What is scientifically inaccurate is the idea that women and men are exactly the same in mind and body, that pregnancy is a minor exception to this sacred truth, and that in the service of “equality,” pregnancy should at all costs be minimized, ignored, and if possible avoided altogether.

Certainly, goes the reigning orthodoxy, pregnancy shouldn’t be a big deal, shouldn’t change a woman’s work performance or lifestyle in any major way.  And if it does, somebody is due for some blame. Usually it’s the pregnant or newborn-having career woman, who “needs to figure out how to balance work and family” (translation: how to care for an infant without any help and without anyone else ever having to see or hear about the infant).  Occasionally, as in this article, the person who gets blamed is the woman’s manager, who dares to point out that her childbearing might have some impact on what she’s able to do at work.

People are flawed and sinful, and often, when we are blamed for something, it is at least partially justified. Not in this case. In this case, people are being blamed for not being able to enact a completely false picture of reality.  

Expecting women to combine their child-bearing years with their prime career-building years is unfair to everybody. As we see in this article, it puts managers, co-workers, and teams in a bad position. It also, of course, puts the young moms in a bad position, guaranteeing them a bad experience at work and robbing them of the ability to focus on their bodies and their babies during those childbearing years.

I’m not trying to guilt anybody here. Some young moms need to work so the family can get by. I get that. But we need to stop insisting that this arrangement is desirable for everyone … no big deal … easy … possible without something having to give, something having to suffer. Until we stop pretending, we’ll continue demonizing people (like the poor manager in the story above) rather than question the flawed doctrine.  That attitude, and not James Damore, is the real sexism.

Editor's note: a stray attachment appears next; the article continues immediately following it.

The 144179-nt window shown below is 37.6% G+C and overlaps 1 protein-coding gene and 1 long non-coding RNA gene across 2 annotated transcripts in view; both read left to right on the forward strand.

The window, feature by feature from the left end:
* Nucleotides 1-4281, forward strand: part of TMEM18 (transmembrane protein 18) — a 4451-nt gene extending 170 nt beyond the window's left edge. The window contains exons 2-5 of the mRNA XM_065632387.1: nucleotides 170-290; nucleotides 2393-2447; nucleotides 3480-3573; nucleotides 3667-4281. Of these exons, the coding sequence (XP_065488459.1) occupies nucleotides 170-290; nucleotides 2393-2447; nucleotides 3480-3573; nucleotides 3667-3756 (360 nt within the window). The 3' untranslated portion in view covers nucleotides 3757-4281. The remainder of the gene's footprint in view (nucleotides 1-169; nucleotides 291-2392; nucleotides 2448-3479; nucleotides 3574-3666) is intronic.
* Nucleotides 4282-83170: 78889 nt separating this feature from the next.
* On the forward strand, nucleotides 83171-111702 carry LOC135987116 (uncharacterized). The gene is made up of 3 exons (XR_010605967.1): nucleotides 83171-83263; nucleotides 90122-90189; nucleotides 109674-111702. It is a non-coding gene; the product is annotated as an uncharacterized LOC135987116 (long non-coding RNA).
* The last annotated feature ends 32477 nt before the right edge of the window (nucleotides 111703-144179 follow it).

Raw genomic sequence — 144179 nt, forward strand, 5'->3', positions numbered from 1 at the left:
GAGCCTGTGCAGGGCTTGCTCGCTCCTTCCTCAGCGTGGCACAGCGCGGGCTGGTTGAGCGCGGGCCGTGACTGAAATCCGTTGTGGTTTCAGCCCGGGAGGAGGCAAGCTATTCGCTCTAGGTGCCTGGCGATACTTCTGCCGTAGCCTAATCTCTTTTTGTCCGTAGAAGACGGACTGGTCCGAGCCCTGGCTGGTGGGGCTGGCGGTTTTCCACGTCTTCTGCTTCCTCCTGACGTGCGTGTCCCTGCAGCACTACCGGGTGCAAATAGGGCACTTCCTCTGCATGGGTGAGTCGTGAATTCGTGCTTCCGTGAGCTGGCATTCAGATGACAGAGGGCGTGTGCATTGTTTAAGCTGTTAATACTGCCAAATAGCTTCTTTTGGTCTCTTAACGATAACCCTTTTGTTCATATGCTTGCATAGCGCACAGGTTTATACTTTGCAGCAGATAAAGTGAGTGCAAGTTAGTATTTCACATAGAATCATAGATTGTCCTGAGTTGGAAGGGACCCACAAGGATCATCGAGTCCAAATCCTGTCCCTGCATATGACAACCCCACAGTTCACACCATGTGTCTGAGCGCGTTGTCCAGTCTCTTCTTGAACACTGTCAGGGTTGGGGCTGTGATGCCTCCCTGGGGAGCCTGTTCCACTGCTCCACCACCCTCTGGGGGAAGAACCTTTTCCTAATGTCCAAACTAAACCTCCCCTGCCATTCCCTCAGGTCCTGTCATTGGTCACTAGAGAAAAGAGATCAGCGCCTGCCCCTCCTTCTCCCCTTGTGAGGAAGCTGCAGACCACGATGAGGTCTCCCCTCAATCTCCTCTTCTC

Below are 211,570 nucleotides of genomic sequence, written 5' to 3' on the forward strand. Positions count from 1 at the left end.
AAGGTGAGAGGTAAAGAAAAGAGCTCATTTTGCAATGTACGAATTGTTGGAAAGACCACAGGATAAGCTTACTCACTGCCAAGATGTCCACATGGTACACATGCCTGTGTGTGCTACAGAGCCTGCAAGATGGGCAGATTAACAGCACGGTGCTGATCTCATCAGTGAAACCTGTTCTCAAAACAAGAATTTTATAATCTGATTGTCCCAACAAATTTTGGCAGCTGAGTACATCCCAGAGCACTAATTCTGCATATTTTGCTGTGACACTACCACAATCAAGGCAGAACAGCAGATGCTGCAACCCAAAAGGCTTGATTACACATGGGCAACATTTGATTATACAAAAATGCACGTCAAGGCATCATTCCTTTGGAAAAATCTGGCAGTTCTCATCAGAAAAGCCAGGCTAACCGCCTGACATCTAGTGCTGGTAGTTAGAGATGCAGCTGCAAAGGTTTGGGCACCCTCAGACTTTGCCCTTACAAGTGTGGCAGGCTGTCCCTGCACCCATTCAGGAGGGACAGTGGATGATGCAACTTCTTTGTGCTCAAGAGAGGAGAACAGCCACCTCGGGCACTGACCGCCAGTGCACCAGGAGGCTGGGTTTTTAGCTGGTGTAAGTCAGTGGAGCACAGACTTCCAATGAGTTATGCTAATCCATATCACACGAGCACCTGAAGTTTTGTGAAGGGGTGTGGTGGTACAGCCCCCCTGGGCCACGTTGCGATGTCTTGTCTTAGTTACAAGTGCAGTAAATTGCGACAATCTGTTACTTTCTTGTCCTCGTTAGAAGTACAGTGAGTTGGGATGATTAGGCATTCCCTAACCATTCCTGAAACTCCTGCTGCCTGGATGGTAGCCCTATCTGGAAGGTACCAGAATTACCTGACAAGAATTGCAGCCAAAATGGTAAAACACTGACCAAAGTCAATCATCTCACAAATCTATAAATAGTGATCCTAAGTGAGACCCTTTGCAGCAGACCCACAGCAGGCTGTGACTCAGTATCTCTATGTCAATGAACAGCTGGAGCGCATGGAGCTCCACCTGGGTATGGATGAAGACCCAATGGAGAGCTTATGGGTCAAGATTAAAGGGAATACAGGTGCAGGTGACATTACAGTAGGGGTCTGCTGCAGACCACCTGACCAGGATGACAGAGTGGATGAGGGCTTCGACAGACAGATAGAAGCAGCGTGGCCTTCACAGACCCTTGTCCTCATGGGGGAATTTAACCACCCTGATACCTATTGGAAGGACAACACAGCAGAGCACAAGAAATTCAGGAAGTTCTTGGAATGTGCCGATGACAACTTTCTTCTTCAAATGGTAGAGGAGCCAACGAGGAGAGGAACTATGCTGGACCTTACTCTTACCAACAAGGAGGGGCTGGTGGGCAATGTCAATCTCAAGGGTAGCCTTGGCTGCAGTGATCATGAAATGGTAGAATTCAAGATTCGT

Recommended reading: Maxed Out by Katrina Alcorn

Not Conventionally Handsome?

The first time we meet the romantic lead in my second novel, he is described thus (he’s the older brother):

Both boys were built along round, compact lines. Sha was still rather skinny, but Ikash was beginning to fill out with a little muscle, taking on a sleek, powerful shape reminiscent of a dolphin … They had brown skin; sweet, round faces like their mother; and straight black hair, Sha’s floppy, Ikash’s hugging his head like a seal’s pelt.

The Strange Land, chapter 1

Later, we are told that Ikash has “a tendency to appear squat.”

This is a look that might be called not conventionally handsome (i.e., not looking like the prince in Snow White or something). By the end of the book, believe me, Ikash is what Michael Knowles would call “a hulking Adonis.”

I didn’t write this intentionally to boost this particular style of male beauty. That’s just the way it worked out. Coincidentally, around the same time I was writing, Disney’s Maui gave us another spectacular example of this style of male beauty:

Though Maui is even more of a tank than Ikash.

Ladies, It’s Sort of Our Fault when Male Writers are Alcoholics

Today we have a YouTube podcast by one of my favorite living writers, Andrew Klavan. Skip all the political stuff at the beginning (unless you need a laugh, cause Klavan is funny).  For this post, we are going straight to the Mailbag segment at the end of the show.